[EM] Single-candidate DMTBR idea
km_elmet at t-online.de
Thu Mar 10 15:33:39 PST 2022
Earlier I had an idea that perhaps a good way to try to find a monotone
DMTBR Condorcet method is to try to start with one that passes
single-candidate DMTBR (DMTCBR?), i.e. if the CW has more than 1/3 first
preferences and wins, then voters who prefer some other X can't make X
win by burying the winner under some other candidate Y.
And just now I had a thought about a starting point for a method that
could pass this for any number of candidates, not just three like
fpA-fpC, and might do so in a monotone way.
If there are two candidates with more than 1/3 fpp, elect the one that
pairwise beats the other. If there is only one candidate with more than
1/3 fpp, elect that candidate. And if there are none, do something else
that doesn't violate monotonicity given the rules above.
The idea here is that if W is the DMTC, then by definition of being the
CW, W also beats everybody else. If the buriers' candidate X is the
second candidate with 1/3 fpp, then since W wins, W must beat X
pairwise. The X>W voters can't do anything about this because they're
already maximally contributing to X>W. On the other hand, if X does not
have 1/3 first preferences, then the buriers can't make X into the CW by
using burial (for the same reason). Thus X can't win that way, either.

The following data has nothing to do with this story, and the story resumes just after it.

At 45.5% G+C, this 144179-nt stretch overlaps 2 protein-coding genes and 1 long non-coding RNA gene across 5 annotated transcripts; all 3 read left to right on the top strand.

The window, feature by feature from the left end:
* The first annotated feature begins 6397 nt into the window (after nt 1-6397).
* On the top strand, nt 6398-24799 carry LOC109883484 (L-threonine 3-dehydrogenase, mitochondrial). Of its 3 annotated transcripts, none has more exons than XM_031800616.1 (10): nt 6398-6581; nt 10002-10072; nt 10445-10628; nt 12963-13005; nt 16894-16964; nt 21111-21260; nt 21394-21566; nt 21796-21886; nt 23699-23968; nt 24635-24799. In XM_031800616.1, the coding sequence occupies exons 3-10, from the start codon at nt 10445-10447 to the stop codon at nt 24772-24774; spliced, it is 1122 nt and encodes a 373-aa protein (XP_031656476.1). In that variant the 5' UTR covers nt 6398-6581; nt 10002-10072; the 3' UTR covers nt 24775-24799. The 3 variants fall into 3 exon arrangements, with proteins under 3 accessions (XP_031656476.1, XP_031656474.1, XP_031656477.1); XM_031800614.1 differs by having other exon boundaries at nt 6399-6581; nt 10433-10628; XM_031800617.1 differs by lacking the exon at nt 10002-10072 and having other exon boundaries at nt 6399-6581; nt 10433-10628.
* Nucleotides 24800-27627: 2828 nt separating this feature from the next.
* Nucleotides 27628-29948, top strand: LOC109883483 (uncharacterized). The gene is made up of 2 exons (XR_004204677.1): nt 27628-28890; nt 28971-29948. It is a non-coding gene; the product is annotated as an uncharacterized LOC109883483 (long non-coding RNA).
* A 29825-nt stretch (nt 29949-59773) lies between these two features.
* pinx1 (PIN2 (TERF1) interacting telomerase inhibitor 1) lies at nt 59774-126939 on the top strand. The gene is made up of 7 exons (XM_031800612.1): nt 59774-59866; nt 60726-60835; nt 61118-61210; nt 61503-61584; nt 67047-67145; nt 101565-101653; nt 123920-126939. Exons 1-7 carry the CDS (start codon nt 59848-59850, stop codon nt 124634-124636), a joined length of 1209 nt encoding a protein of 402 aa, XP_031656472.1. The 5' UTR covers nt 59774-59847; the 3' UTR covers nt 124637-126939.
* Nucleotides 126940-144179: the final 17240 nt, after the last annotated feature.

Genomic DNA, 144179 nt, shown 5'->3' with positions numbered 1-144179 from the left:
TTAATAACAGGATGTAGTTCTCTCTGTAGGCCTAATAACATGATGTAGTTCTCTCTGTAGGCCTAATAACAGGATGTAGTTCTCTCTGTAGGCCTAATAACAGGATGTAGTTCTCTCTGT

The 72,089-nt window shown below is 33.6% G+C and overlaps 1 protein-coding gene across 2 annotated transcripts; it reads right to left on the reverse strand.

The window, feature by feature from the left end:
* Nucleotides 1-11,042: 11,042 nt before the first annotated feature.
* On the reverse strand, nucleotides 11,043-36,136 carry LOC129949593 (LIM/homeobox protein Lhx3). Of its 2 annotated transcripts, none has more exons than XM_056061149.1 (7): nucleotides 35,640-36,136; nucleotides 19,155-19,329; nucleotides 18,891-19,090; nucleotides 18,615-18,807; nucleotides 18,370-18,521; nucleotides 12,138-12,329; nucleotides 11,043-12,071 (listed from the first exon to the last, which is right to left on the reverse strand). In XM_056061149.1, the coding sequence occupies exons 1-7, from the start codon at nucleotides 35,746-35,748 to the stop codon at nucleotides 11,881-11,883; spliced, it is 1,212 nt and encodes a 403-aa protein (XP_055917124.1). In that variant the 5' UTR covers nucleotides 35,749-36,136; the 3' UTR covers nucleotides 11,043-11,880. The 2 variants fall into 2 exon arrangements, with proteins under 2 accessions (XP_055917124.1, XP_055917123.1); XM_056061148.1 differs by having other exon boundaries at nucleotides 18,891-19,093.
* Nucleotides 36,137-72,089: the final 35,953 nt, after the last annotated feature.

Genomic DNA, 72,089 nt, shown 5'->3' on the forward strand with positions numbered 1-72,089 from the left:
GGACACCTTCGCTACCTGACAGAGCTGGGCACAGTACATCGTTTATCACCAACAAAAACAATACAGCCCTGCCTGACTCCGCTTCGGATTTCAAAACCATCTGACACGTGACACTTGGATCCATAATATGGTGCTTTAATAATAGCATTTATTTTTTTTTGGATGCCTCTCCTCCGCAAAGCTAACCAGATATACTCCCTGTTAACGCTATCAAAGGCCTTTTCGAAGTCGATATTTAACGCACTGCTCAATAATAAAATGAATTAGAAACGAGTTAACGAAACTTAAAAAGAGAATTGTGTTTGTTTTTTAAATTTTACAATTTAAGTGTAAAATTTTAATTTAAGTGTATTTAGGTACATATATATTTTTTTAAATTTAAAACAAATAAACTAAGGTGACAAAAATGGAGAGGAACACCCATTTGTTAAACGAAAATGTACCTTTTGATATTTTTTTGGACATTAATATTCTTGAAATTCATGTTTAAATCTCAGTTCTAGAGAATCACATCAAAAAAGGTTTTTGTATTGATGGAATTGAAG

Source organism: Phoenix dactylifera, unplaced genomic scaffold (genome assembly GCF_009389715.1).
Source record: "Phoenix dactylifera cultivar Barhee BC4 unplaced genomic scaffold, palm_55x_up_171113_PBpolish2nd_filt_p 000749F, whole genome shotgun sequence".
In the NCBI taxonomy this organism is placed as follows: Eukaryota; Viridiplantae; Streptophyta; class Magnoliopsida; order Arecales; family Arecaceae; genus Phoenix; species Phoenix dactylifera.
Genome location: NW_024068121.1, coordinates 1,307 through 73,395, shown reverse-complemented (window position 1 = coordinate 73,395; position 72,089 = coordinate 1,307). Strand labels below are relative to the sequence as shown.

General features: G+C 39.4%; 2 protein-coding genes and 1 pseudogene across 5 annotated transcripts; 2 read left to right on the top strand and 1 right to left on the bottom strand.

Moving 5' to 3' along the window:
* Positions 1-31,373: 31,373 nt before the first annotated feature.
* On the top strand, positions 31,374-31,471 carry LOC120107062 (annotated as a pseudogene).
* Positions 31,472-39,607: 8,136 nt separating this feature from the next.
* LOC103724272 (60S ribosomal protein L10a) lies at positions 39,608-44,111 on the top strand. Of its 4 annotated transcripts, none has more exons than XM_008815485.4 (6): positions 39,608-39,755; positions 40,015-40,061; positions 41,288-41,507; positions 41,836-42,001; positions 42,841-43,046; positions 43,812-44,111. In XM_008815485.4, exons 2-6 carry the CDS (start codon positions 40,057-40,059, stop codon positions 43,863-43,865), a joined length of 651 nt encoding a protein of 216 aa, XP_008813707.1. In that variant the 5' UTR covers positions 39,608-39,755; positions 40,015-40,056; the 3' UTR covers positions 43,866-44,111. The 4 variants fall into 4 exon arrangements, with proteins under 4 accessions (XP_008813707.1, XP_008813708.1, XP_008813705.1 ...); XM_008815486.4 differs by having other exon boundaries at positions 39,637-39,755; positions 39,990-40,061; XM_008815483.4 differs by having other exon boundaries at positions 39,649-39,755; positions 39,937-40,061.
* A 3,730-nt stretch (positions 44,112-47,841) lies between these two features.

This piece of the puzzle is not in itself Condorcet... but I think an
"elect the CW if there is one" hack would work to fix that particular
problem. Since DMTCBR only provides protection if the winner happens to
both be the CW *and* have >1/3 first preferences, electing the CW
whenever there is one is no problem: if the CW doesn't have >1/3 fpp,
then he's not within the domain of DMTCBR, and if he does, the base
method would've elected him anyway.
For a suitable generalization of the starting point, perhaps this:
Choose the two candidates with the most first preferences. If only one
of them has more than a third of the first preferences, that candidate
wins; otherwise, the candidate who beats the other pairwise wins. I
don't know how you'd turn this into a social order in a natural way, though.
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